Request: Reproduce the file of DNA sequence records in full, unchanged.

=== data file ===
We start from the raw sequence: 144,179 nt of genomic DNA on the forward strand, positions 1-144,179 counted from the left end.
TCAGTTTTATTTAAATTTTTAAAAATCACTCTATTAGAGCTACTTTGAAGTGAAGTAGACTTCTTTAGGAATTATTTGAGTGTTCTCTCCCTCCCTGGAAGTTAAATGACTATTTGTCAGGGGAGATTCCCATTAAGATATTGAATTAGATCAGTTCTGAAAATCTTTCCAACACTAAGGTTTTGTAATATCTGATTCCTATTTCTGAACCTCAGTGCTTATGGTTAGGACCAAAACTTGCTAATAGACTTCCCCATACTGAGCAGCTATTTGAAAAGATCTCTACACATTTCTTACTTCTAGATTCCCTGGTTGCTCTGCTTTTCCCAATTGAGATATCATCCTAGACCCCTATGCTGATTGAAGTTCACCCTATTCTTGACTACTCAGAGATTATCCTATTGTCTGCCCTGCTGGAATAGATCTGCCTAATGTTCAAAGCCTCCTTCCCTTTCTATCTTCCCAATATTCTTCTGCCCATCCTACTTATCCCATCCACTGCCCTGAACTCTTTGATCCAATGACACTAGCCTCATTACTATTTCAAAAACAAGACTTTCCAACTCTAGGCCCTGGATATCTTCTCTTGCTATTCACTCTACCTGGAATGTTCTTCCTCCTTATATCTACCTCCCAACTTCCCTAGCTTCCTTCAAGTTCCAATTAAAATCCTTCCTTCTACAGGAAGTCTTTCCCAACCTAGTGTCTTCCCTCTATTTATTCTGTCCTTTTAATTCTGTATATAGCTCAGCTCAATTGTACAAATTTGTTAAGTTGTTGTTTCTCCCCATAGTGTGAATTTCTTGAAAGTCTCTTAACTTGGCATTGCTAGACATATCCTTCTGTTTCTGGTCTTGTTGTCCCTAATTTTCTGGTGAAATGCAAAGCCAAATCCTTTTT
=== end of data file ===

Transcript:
We start from the raw sequence: 144,179 nt of genomic DNA on the forward strand, positions 1-144,179 counted from the left end.
TCAGTTTTATTTAAATTTTTAAAAATCACTCTATTAGAGCTACTTTGAAGTGAAGTAGACTTCTTTAGGAATTATTTGAGTGTTCTCTCCCTCCCTGGAAGTTAAATGACTATTTGTCAGGGGAGATTCCCATTAAGATATTGAATTAGATCAGTTCTGAAAATCTTTCCAACACTAAGGTTTTGTAATATCTGATTCCTATTTCTGAACCTCAGTGCTTATGGTTAGGACCAAAACTTGCTAATAGACTTCCCCATACTGAGCAGCTATTTGAAAAGATCTCTACACATTTCTTACTTCTAGATTCCCTGGTTGCTCTGCTTTTCCCAATTGAGATATCATCCTAGACCCCTATGCTGATTGAAGTTCACCCTATTCTTGACTACTCAGAGATTATCCTATTGTCTGCCCTGCTGGAATAGATCTGCCTAATGTTCAAAGCCTCCTTCCCTTTCTATCTTCCCAATATTCTTCTGCCCATCCTACTTATCCCATCCACTGCCCTGAACTCTTTGATCCAATGACACTAGCCTCATTACTATTTCAAAAACAAGACTTTCCAACTCTAGGCCCTGGATATCTTCTCTTGCTATTCACTCTACCTGGAATGTTCTTCCTCCTTATATCTACCTCCCAACTTCCCTAGCTTCCTTCAAGTTCCAATTAAAATCCTTCCTTCTACAGGAAGTCTTTCCCAACCTAGTGTCTTCCCTCTATTTATTCTGTCCTTTTAATTCTGTATATAGCTCAGCTCAATTGTACAAATTTGTTAAGTTGTTGTTTCTCCCCATAGTGTGAATTTCTTGAAAGTCTCTTAACTTGGCATTGCTAGACATATCCTTCTGTTTCTGGTCTTGTTGTCCCTAATTTTCTGGTGAAATGCAAAGCCAAATCCTTTTT